SiriusXM Loses For A Third Time On Public Performance Of Pre-1972 Works, This Time In New York
from the a-big-shakeup dept
A year ago, a bunch of folks in the recording industry hit on its latest strategy to squeeze more money out of services playing music: upset decades of settled copyright law, and pretend that pre-1972 works were subject to public performance rights. Suddenly lawsuits started flying like crazy, most directed at Sirius XM, with a few directed at Pandora. The key issue is the fact that pre-1972 sound recordings are not covered by federal copyright law, but a patchwork of (very messy) state laws and common law. Those state laws were never considered to have included public performance rights, but now people are going back to pretend they did. Of course, there would be a simple way to deal with this: just make those recordings subject to federal copyright laws, but the RIAA has fought hard against this.
In September, a judge ruled against Sirius XM and in favor of Flo & Eddie, the company that owns the rights to the music of the band The Turtles. In October, another California court agreed with the first (despite initially leaning in the other direction). Both of those were specific to California state law, however. But now, another month has gone by and Flo & Eddie has another big victory over Sirius XM, this time under New York’s law. You can read the ruling.
The judge, Colleen McMahon, acknowledges that this ruling completely upsets decades of accepted practice, but doesn’t seem too bothered by it all:
Of course, the conspicuous lack of any jurisprudential history confirms that not paying royalties for public performances of sound recordings was an accepted fact of life in the broadcasting industry for the last century. So does certain testimony cited by Sirius from record industry executives, artists and others, who argued vociferously before Congress that it was unfair for them to operate in an environment in which they were paid nothing when their sound recordings were publicly performed…. That they were paid no royalties was a matter of statutory exemption under federal law; that they demanded no royalties under the common law when their product as ineligible for federal copyright protection is, in many ways, inexplicable.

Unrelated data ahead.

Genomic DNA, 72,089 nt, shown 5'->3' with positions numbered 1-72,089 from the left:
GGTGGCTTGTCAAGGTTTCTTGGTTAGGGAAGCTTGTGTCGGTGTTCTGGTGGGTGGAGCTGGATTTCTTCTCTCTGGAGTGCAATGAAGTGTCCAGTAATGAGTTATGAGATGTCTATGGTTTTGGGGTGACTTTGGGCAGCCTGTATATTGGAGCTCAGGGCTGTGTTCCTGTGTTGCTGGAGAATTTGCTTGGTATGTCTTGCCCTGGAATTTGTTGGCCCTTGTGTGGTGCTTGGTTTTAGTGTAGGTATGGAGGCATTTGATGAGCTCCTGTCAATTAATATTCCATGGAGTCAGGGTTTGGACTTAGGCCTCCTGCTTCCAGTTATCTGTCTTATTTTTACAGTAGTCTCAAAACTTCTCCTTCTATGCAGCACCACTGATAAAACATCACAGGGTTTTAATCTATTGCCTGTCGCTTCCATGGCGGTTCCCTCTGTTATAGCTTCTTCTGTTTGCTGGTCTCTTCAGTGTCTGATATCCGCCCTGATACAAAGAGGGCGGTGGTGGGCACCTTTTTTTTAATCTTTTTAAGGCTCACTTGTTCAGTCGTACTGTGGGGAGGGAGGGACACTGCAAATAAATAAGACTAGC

But acquiescence by participants in the recording industry in a status quo where recording artists and producers were not paid royalties while songwriters were does not show that they lacked an enforceable right under the common law – only that they failed to act on it.
Instead, she notes that the reason this is only coming up now is because Congress only created a performance right for digital music recently. That doesn’t really make much sense when you think about it. If the industry was really sitting on this potential goldmine of performance royalties for decades, wouldn’t it have made use of it before now?
Instead, the judge defaults to a purely maximalist approach, saying that absent any specific exemptions, we should assume that common law copyright in New York covers just about every damn thing.
Modern federal law supports the notion that an express carve-out is required in order to circumscribe the bundle of rights appurtenant to copyright
That should raise some serious First Amendment questions. In federal copyright law, the Supreme Court has argued that the First Amendment conflict is generally resolved through exceptions to copyright — including those established in common law, like fair use. Yet here, the court is basically saying, unless an exemption is clearly stated, everything is covered. That’s very troubling.
Of course, it’s likely that this, like the California cases, will be appealed, and it will all eventually end up before the Supreme Court. But, in the interim, don’t be surprised if “golden oldies,” including pretty much all music from pre-1972, start disappearing from a variety of services. Good job, recording industry, you may succeed in driving the classics into total obscurity.